Section 377 continues to remain on the country’s statute books but the Ministry of Health and Family Welfare seems to have a contrarian stand to it. While 377 criminalizes homosexuality as ‘unnatural’, a new resource kit released by the ministry is telling young people that it is okay to “feel attraction” for people from the same sex, among other things.
The Secretary, Health and Family Welfare, launched the SAATHIYA Resource Kit, which includes the ‘Saathiya Salah’ Mobile App, on February 20. The kit is meant for adolescent peer educators (Saathiyas) who have to facilitate access to adolescent health services and impart knowledge on adolescent health issues to their peer group under the Rashtriya Kishor Swasthya Karyakram (RKSK) programme. Improving teen sexual and reproductive health is an objective of the programme.
Three statements in the resource material, particularly highlight the dichotomy of the government’s views. “Yes, adolescents frequently fall in love. They can feel attraction for a friend or any individual of the same or opposite sex,” a paragraph in the material reads. It adds that relationships are “based on mutual consent” and that “boys should understand that when a girl says ‘no’ it means ‘no'”. Another paragraph, which discourages labelling people as ‘sissy’ or ‘tomboy’, says that being “rude and insensitive is not a sign of masculinity” and that it is “alright for boys to like things like cooking and designing that are normally associated with girls”.The material is a clear departure from the government’s legal stand on homosexual relationships where it is yet to give complete legitimacy. As per law, marital rape is not punishable. But the material clearly preaches about consent in relationships – something that again reveals the dichotomy of the government’s stand on the issue.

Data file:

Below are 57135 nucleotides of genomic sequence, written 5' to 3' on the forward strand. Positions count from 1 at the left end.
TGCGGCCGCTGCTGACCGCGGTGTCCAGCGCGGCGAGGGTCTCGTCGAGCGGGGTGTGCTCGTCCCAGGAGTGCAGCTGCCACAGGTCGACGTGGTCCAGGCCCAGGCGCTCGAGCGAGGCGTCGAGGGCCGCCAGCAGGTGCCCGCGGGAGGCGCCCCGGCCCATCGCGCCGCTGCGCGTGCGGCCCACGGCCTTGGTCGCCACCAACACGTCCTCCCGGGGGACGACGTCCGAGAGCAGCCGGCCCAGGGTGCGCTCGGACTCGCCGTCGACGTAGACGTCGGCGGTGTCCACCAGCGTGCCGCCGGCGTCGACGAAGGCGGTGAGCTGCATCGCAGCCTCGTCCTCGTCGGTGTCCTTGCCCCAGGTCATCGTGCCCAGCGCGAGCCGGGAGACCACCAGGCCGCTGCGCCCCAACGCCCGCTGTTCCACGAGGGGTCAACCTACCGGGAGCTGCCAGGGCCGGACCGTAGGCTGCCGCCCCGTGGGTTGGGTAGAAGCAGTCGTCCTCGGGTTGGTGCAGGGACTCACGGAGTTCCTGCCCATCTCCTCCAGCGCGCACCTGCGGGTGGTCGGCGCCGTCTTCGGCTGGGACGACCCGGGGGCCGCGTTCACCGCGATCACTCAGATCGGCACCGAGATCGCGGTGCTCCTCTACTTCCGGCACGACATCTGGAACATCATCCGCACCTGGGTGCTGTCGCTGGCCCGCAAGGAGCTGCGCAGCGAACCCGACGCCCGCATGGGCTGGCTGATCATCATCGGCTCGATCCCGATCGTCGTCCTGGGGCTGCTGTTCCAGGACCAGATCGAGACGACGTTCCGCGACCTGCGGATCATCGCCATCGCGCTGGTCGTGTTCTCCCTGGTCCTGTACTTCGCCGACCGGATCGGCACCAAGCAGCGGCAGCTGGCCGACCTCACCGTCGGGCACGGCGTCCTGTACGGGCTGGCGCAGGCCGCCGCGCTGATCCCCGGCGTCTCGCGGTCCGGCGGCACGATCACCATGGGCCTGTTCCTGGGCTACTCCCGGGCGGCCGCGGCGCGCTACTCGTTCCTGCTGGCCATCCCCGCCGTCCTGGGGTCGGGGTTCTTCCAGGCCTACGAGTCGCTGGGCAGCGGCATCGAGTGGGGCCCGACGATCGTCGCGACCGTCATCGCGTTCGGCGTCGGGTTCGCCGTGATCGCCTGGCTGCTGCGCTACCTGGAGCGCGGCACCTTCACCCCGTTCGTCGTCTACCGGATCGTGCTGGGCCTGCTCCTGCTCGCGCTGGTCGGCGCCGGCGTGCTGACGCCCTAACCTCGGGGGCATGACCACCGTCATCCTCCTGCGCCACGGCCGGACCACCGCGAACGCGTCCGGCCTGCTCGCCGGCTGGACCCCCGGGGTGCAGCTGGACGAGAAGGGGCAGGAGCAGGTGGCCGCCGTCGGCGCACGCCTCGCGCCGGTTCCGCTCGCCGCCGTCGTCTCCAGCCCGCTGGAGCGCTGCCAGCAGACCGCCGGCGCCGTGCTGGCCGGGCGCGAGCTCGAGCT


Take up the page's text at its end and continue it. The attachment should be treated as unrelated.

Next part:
However, this is not the first time the health ministry has taken a view contrary to what is considered the government’s legal stand on these issues. At least since the second phase of the National AIDS Control Programme (NACP), which began in 1999, the ministry has focussed on working with “MSMs (Men who have sex with men)” as a target group. This targeted intervention at least recognises homosexual people as ‘natural’. This legal dichotomy, arising out of differences between NACP policies and Section 377, was also pointed out by the NAZ Foundation in a 2001 petition to the Delhi High Court.
RKSK, the adolescent health programme launched in January 2014 in collaboration with UNFPA (United Nations Population Fund), seems to take a progressive step beyond the NACP policies. It seeks to realign “existing clinic-based curative approach to focus on a more holistic model”. The Saathiya resource material too, apart from approving masturbation, promoting safe-sex practices, providing information on STDs, dealing with addiction, etc, seems to be a move in that direction.